Saturday: This is the big day. There are 10,000 people on the field and the wind is up.

Vulandra is happy. Their kites arrived late the day before. The team has 20 members at home in Farrara. They make collections of kites with a basic theme each year. In Canada, four members are on the field and launch a flying Symphony.

Symphony Symphony Symphony Symphony Symphony Symphony Symphony Symphony

IQuad draws Rev fliers to the adjacent field. At one point I see 20 pieces in the sky. That's a lot of four-line energy for an event with just a few kiters.

We launch four Bears -- three of our own and one borrowed from the organizers.

Anchors have been moved so we have room to fly. It is a good day. But it is also a long day with a night fly at the end.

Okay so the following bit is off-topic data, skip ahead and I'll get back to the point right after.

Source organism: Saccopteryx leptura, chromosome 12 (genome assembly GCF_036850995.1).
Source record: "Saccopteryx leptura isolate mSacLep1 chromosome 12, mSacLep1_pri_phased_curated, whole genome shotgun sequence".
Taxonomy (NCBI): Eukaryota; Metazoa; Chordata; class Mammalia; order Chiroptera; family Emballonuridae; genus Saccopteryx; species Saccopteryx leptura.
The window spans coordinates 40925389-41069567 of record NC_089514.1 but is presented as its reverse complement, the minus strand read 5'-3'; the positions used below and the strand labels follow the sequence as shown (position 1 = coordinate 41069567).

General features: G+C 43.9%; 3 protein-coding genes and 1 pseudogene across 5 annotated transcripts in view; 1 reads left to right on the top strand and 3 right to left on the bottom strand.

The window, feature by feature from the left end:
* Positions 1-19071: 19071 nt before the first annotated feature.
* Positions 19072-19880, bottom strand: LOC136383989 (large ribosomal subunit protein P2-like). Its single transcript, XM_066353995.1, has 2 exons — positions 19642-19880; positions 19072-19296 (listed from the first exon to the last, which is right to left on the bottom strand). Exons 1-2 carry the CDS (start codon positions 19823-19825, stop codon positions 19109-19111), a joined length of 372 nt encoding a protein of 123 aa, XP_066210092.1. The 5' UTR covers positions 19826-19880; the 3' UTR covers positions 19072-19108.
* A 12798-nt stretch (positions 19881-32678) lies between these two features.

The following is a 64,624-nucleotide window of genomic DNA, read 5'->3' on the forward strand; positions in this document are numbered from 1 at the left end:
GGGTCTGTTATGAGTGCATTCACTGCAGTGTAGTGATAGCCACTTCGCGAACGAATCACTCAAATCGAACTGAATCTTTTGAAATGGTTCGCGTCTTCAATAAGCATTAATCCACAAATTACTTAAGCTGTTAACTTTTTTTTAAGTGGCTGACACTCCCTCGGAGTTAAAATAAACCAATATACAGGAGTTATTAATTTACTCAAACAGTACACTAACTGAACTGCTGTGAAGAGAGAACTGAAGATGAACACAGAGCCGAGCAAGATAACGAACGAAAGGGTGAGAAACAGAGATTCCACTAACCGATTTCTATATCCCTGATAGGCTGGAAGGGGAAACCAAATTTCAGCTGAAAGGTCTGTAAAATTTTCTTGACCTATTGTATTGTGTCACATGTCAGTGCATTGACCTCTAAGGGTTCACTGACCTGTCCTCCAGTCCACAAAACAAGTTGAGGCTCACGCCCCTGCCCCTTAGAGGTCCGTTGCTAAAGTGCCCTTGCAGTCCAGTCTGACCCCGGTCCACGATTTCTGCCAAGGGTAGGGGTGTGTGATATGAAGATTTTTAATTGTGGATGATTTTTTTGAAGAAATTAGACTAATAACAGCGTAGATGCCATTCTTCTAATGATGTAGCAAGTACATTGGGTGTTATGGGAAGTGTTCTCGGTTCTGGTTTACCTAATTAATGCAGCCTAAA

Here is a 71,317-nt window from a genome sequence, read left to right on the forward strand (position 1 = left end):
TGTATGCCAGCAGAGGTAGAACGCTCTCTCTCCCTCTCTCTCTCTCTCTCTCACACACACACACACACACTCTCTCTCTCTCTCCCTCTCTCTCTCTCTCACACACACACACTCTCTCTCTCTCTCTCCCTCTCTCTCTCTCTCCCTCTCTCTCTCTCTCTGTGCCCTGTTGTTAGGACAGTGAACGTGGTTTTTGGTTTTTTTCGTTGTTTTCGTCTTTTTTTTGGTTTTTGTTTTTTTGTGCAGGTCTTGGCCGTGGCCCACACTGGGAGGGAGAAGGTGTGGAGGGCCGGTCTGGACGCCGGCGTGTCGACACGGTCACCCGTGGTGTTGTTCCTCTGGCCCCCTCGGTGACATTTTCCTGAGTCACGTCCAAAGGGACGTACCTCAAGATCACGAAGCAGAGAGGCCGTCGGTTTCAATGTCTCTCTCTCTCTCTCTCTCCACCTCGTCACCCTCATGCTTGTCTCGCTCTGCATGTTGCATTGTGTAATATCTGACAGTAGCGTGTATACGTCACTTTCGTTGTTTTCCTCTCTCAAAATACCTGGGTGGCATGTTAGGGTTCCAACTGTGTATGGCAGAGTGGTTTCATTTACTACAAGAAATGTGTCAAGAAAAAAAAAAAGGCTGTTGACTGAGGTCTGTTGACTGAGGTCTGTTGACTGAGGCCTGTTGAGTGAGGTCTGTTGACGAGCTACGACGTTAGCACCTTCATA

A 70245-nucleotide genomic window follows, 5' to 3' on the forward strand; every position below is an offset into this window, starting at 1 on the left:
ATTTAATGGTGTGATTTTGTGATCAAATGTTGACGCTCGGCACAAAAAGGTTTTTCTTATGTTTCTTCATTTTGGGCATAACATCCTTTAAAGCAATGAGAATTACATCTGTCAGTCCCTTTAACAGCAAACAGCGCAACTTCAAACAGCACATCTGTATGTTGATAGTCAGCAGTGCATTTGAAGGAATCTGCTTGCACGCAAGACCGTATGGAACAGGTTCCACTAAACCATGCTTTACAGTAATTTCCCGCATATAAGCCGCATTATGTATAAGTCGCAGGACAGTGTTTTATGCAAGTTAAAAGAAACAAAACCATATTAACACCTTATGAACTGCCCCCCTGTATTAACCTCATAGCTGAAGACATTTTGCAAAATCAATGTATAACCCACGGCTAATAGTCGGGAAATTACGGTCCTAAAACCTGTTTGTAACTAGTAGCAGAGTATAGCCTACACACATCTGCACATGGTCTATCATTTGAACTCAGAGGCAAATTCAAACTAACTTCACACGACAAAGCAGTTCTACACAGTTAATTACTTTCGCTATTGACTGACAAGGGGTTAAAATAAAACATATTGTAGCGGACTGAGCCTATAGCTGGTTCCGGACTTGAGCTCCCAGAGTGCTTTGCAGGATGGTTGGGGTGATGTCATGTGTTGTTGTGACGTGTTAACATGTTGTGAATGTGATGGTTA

We are asked to night fly Bears but there is no room with lights everywhere and little wind. Limited space, no inflation, hot lights and crowds -- followed by darkness. Bad formula. So instead we fly LED deltas which work great. As the music winds down, Susie says we should pack and beat the traffic out the one access road.

Good call. As we pull away, the rain starts.

Bears in the Air

Wet and Humid
Sunday: We huddle as the rain continues to fall.

Organizers call the airport tower to find out when the rain will end. Then they have a Sunday mass. Between the two, the weather improves.

We're concerned about damp fields and wet kites. So we pack our own gear and fly the festival Bear. Few people are there to see it, but we want to have a show up.

Finally, at the end of the day, we retire to tend our bug-wounds, take turns showering for dinner, and then enjoy a fine farewell party.

Monday: Susie and I have scheduled a rare bonus day in Quebec City. We drive down early to an exceptional hotel room overlooking the Old City.